Santiago - Pontones

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Santiago - Pontones

Until 1691, Santiago was a hamlet of Segura de la Sierra known as El Hornillo (the Little Oven) because the founders gathered around an oven where they baked bread. The town has a special atmosphere and a friendly deposition towards visitors owing to its isolation in a remote area of Jaén province. The climate there is more similar to the plains of Castile than to Andalusia and it often snows in winter. Orchards and vegetable gardens surround the town, as well as sizeable walnut trees that can be spotted from several viewpoints. The town is considered the ‘capital’ of the Nature Reserve’s livestock area, where sheep farming has played a decisive role in shaping the countryside and local customs.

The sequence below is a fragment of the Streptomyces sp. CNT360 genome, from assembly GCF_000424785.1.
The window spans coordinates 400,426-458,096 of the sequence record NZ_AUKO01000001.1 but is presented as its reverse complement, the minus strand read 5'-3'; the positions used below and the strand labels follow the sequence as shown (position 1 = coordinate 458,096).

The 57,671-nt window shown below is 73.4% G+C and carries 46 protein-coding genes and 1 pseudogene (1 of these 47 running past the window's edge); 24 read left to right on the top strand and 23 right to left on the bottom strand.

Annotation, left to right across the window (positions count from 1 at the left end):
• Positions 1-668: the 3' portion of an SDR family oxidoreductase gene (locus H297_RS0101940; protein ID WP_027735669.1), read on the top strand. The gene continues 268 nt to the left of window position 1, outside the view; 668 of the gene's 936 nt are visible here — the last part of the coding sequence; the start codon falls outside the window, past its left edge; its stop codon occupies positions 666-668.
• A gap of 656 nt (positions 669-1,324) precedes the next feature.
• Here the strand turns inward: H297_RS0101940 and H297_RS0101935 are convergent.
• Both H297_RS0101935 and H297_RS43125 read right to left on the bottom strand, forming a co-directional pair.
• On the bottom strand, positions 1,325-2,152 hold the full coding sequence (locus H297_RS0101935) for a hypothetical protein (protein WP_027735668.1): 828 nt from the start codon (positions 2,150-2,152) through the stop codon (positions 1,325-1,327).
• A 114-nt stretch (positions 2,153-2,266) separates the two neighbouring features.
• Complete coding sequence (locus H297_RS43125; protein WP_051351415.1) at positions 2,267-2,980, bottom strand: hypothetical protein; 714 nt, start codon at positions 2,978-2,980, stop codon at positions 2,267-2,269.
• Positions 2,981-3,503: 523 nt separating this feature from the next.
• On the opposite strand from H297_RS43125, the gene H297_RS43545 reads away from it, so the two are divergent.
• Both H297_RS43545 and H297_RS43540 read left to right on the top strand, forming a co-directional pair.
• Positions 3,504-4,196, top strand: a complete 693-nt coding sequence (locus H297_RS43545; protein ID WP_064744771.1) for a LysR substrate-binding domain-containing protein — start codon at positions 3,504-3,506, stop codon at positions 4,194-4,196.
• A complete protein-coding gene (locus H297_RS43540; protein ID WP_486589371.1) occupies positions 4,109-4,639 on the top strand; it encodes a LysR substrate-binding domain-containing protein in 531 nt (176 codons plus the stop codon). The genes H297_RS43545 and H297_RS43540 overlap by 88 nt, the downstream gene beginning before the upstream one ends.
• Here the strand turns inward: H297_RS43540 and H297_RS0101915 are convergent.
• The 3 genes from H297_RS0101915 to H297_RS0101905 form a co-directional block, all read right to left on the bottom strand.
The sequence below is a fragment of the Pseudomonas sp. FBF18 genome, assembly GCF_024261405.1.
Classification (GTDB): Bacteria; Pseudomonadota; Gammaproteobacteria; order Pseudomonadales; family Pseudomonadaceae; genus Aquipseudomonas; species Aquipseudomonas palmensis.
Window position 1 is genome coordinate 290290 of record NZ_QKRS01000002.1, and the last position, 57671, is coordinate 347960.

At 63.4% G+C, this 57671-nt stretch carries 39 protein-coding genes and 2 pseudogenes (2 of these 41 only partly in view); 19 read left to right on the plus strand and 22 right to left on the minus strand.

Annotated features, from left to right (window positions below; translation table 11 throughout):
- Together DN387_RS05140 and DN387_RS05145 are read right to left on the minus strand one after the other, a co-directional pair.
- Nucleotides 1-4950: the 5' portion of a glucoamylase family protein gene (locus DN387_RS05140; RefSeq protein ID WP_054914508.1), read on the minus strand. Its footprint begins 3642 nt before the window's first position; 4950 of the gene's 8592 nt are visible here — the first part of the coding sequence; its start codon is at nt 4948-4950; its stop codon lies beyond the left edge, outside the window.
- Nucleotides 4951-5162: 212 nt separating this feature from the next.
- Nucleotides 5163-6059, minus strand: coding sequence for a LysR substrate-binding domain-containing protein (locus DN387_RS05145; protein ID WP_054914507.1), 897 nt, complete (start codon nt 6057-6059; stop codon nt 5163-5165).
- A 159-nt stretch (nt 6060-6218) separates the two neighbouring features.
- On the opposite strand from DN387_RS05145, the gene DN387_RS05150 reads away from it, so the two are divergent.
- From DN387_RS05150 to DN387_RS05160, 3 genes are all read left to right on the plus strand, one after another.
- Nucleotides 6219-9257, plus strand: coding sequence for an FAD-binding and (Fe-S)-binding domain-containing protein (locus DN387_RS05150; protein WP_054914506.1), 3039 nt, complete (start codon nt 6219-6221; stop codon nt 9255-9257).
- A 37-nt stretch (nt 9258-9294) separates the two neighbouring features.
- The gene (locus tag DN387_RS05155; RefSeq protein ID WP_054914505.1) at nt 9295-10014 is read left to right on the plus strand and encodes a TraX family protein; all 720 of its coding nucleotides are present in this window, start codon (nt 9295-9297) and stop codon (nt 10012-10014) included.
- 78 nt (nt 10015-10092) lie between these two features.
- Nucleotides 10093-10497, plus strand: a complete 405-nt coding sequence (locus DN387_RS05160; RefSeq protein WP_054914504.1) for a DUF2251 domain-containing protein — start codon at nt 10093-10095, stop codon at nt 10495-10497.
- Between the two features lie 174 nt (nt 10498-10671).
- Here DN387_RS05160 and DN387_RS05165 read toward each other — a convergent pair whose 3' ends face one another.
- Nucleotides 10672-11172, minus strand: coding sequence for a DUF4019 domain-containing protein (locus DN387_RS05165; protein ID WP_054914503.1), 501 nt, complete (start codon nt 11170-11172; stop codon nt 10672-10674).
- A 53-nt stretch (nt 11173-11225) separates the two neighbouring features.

Near Santiago de la Espada there are several rock shelters with cave paintings and a multitude of hamlets, some of which are only inhabited in the warmer months.

Nearby Pontones, which was the leading town in its municipal district until the 1960s, was integrated into the municipal district of Santiago de la Espada under the name Santiago-Pontones. Pontones is divided into two parts: Pontón Alto, the upper part, and Pontón Bajo, the lower part. The bridges over the Segura river that link the two parts are responsible for the name of the town, for pontón means bridge. The town’s singular layout affords a pleasant walk. If you start at Pontón Bajo and head for Pontón Alto, you come to a curious natural hole in a vertical rock face, known as the Piedra Horadada. The source of the Segura river is very close to Pontones.



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